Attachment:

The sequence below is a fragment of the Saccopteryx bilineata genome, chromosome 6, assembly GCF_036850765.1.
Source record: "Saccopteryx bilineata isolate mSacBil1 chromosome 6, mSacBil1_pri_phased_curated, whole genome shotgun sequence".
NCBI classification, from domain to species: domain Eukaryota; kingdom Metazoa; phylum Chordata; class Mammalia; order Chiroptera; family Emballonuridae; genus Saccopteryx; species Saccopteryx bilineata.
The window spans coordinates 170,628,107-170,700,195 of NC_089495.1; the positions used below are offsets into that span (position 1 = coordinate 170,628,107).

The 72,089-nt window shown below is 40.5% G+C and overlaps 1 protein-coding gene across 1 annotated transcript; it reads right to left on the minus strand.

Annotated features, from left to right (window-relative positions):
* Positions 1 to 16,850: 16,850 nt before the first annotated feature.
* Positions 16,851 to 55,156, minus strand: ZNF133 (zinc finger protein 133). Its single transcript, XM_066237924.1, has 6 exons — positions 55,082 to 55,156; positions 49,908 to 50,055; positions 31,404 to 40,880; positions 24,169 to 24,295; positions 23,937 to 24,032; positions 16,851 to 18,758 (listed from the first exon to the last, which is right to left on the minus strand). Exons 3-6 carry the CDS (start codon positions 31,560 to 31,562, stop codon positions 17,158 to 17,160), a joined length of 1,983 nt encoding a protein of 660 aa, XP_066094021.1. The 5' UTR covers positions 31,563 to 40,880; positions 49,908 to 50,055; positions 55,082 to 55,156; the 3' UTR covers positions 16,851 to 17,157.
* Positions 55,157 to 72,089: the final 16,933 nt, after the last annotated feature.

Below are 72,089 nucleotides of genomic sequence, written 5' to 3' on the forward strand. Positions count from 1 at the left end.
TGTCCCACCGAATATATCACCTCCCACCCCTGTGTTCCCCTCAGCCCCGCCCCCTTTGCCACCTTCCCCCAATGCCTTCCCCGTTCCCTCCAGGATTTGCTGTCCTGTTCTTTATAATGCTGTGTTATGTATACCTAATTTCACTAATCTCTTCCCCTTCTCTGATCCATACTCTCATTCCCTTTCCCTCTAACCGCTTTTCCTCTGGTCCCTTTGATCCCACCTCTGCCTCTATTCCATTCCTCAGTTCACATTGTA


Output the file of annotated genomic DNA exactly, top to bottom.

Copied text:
The sequence below is a fragment of the Saccopteryx bilineata genome, chromosome 6, assembly GCF_036850765.1.
Source record: "Saccopteryx bilineata isolate mSacBil1 chromosome 6, mSacBil1_pri_phased_curated, whole genome shotgun sequence".
NCBI classification, from domain to species: domain Eukaryota; kingdom Metazoa; phylum Chordata; class Mammalia; order Chiroptera; family Emballonuridae; genus Saccopteryx; species Saccopteryx bilineata.
The window spans coordinates 170,628,107-170,700,195 of NC_089495.1; the positions used below are offsets into that span (position 1 = coordinate 170,628,107).

The 72,089-nt window shown below is 40.5% G+C and overlaps 1 protein-coding gene across 1 annotated transcript; it reads right to left on the minus strand.

Annotated features, from left to right (window-relative positions):
* Positions 1 to 16,850: 16,850 nt before the first annotated feature.
* Positions 16,851 to 55,156, minus strand: ZNF133 (zinc finger protein 133). Its single transcript, XM_066237924.1, has 6 exons — positions 55,082 to 55,156; positions 49,908 to 50,055; positions 31,404 to 40,880; positions 24,169 to 24,295; positions 23,937 to 24,032; positions 16,851 to 18,758 (listed from the first exon to the last, which is right to left on the minus strand). Exons 3-6 carry the CDS (start codon positions 31,560 to 31,562, stop codon positions 17,158 to 17,160), a joined length of 1,983 nt encoding a protein of 660 aa, XP_066094021.1. The 5' UTR covers positions 31,563 to 40,880; positions 49,908 to 50,055; positions 55,082 to 55,156; the 3' UTR covers positions 16,851 to 17,157.
* Positions 55,157 to 72,089: the final 16,933 nt, after the last annotated feature.

Below are 72,089 nucleotides of genomic sequence, written 5' to 3' on the forward strand. Positions count from 1 at the left end.
TGTCCCACCGAATATATCACCTCCCACCCCTGTGTTCCCCTCAGCCCCGCCCCCTTTGCCACCTTCCCCCAATGCCTTCCCCGTTCCCTCCAGGATTTGCTGTCCTGTTCTTTATAATGCTGTGTTATGTATACCTAATTTCACTAATCTCTTCCCCTTCTCTGATCCATACTCTCATTCCCTTTCCCTCTAACCGCTTTTCCTCTGGTCCCTTTGATCCCACCTCTGCCTCTATTCCATTCCTCAGTTCACATTGTA